Pic of the Week: 29 June 2020
Cast Iron Bridge near Coalbrookdale
William Williams (active 1757-1797)
Oil on canvas
This painting shows the brand new Iron Bridge, the world’s first, painted shortly before it entered public use on 1 January 1781. It was commissioned by the bridge’s builder, Abraham Darby III, and shows the bridge he had largely funded in order to showcase the products of his ironworks.
As you can see, Williams has exercised a certain amount of artistic licence on his patron’s behalf, and not only because the bridge is shown as being already in use. Coalbrookdale and the River Severn flowing through it were notoriously polluted as a result of the industry that had sprung up there during the eighteenth century, yet the sky over the river and to the south (left) is almost clear.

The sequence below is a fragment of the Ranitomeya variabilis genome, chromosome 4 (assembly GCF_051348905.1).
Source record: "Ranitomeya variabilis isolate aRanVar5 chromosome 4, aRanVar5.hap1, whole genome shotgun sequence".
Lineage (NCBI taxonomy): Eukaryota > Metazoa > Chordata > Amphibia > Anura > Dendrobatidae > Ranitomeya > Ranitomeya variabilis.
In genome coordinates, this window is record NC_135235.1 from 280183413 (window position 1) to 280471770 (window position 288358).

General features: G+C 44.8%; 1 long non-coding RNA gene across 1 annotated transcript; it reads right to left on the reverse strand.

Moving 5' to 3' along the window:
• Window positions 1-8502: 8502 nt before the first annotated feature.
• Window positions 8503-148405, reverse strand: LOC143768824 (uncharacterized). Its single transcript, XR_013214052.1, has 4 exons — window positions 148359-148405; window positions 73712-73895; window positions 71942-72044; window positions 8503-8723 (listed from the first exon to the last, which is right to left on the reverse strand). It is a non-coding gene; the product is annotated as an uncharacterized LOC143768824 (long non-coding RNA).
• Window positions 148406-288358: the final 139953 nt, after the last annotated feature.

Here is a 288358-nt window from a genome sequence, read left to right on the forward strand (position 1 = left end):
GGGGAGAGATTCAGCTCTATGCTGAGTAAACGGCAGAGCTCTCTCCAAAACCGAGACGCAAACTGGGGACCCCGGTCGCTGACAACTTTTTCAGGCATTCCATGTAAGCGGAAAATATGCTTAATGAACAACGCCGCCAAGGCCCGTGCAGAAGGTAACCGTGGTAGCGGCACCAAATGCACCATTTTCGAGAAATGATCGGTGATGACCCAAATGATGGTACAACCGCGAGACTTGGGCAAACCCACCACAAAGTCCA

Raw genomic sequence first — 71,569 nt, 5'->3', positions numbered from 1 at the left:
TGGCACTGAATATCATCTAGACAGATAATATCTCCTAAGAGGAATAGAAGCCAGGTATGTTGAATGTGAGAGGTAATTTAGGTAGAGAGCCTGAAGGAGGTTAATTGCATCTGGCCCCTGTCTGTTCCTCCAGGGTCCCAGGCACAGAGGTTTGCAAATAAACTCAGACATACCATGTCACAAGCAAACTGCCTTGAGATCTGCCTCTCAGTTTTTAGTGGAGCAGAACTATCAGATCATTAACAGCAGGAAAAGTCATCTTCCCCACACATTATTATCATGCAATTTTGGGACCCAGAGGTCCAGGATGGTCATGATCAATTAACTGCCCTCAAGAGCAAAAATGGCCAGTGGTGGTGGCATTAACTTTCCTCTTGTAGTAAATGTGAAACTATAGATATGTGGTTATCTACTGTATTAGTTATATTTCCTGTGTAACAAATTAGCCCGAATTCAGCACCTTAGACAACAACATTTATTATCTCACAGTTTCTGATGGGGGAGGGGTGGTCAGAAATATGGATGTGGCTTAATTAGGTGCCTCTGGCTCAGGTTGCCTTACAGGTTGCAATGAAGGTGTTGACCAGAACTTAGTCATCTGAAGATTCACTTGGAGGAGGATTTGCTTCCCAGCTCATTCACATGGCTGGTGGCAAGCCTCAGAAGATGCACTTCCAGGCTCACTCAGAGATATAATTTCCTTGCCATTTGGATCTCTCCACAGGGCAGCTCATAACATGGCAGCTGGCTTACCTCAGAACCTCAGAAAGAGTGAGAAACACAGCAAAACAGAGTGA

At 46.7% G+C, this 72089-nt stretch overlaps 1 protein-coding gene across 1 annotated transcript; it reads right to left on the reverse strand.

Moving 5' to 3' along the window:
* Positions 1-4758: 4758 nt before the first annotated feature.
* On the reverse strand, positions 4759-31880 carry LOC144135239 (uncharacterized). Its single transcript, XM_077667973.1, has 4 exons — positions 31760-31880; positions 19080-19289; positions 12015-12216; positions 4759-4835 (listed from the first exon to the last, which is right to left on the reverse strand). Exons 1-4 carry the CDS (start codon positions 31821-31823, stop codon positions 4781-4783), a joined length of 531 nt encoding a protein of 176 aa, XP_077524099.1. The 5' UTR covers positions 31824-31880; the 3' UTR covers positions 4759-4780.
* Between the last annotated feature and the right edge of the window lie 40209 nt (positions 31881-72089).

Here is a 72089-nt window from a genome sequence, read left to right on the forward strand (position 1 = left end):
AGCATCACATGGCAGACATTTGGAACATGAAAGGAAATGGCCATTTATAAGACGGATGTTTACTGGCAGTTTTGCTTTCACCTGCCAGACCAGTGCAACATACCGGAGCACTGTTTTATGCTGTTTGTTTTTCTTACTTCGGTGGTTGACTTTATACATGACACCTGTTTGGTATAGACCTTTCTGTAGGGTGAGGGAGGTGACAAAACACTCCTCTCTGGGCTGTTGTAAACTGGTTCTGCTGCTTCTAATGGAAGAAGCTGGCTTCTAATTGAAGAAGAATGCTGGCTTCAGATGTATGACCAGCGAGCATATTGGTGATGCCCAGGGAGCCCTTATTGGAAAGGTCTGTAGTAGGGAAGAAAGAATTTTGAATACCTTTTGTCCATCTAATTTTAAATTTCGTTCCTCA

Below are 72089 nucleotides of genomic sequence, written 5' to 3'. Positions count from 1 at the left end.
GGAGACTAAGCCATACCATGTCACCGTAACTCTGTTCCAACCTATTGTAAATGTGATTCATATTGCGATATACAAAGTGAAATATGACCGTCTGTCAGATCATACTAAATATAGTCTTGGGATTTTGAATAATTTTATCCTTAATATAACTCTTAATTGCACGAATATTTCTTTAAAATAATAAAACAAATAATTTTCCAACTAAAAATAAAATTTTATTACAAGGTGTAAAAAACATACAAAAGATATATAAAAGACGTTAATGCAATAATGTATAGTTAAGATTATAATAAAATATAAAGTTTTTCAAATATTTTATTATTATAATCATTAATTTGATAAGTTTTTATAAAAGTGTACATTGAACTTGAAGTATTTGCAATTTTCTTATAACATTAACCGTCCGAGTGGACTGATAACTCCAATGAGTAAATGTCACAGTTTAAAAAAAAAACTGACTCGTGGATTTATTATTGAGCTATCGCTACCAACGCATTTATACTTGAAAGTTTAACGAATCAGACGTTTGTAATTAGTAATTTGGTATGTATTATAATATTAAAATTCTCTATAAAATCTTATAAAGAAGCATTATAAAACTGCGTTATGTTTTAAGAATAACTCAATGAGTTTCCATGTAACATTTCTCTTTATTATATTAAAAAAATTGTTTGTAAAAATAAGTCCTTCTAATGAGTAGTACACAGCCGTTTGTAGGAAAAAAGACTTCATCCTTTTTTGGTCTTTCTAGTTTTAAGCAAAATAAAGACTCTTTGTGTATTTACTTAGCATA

Williams himself was quite a character. He was born in Bristol in 1727 but his family originated in Caerphilly in Glamorgan. He emigrated to America in 1747, settling in Philadelphia, where he wrote The Journal of Llewellin Penrose, Seaman – considered by some to be the first American novel – and was instrumental in building the first theatre in what is now the United States. He also befriended Benjamin Franklin. After some further time in Jamaica and New York, he returned to Britain in 1776. He died in poverty in Bristol’s Merchants’ and Sailors’ Almshouse in 1791.